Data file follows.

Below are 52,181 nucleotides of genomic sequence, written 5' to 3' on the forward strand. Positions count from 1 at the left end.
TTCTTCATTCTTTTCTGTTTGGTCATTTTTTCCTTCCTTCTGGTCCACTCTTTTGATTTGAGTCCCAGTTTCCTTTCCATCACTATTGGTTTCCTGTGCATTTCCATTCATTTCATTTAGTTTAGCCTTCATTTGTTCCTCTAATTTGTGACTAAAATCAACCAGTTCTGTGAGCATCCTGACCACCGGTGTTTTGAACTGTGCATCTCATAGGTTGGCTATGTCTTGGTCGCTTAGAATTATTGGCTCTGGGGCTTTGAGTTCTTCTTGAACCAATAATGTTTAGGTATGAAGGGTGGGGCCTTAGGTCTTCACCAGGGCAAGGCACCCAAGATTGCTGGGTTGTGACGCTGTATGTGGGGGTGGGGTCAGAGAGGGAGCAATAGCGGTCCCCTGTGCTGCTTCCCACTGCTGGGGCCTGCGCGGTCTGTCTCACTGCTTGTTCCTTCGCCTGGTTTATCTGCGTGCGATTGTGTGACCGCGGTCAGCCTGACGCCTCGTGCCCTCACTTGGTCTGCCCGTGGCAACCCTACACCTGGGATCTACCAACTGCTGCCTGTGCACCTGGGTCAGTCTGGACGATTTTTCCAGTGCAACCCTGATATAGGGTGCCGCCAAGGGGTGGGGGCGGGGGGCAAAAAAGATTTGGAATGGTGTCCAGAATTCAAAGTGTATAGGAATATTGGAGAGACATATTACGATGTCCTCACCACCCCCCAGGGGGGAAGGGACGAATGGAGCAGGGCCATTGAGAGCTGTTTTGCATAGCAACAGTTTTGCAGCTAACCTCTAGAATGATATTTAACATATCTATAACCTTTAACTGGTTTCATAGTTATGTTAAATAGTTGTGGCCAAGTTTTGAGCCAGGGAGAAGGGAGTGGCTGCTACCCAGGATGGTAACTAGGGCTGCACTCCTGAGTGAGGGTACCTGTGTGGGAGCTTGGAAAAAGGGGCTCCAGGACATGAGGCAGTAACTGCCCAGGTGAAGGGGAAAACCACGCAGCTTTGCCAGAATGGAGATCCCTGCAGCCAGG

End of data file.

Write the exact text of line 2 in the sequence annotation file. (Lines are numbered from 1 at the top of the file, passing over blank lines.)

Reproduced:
TTCTTCATTCTTTTCTGTTTGGTCATTTTTTCCTTCCTTCTGGTCCACTCTTTTGATTTGAGTCCCAGTTTCCTTTCCATCACTATTGGTTTCCTGTGCATTTCCATTCATTTCATTTAGTTTAGCCTTCATTTGTTCCTCTAATTTGTGACTAAAATCAACCAGTTCTGTGAGCATCCTGACCACCGGTGTTTTGAACTGTGCATCTCATAGGTTGGCTATGTCTTGGTCGCTTAGAATTATTGGCTCTGGGGCTTTGAGTTCTTCTTGAACCAATAATGTTTAGGTATGAAGGGTGGGGCCTTAGGTCTTCACCAGGGCAAGGCACCCAAGATTGCTGGGTTGTGACGCTGTATGTGGGGGTGGGGTCAGAGAGGGAGCAATAGCGGTCCCCTGTGCTGCTTCCCACTGCTGGGGCCTGCGCGGTCTGTCTCACTGCTTGTTCCTTCGCCTGGTTTATCTGCGTGCGATTGTGTGACCGCGGTCAGCCTGACGCCTCGTGCCCTCACTTGGTCTGCCCGTGGCAACCCTACACCTGGGATCTACCAACTGCTGCCTGTGCACCTGGGTCAGTCTGGACGATTTTTCCAGTGCAACCCTGATATAGGGTGCCGCCAAGGGGTGGGGGCGGGGGGCAAAAAAGATTTGGAATGGTGTCCAGAATTCAAAGTGTATAGGAATATTGGAGAGACATATTACGATGTCCTCACCACCCCCCAGGGGGGAAGGGACGAATGGAGCAGGGCCATTGAGAGCTGTTTTGCATAGCAACAGTTTTGCAGCTAACCTCTAGAATGATATTTAACATATCTATAACCTTTAACTGGTTTCATAGTTATGTTAAATAGTTGTGGCCAAGTTTTGAGCCAGGGAGAAGGGAGTGGCTGCTACCCAGGATGGTAACTAGGGCTGCACTCCTGAGTGAGGGTACCTGTGTGGGAGCTTGGAAAAAGGGGCTCCAGGACATGAGGCAGTAACTGCCCAGGTGAAGGGGAAAACCACGCAGCTTTGCCAGAATGGAGATCCCTGCAGCCAGG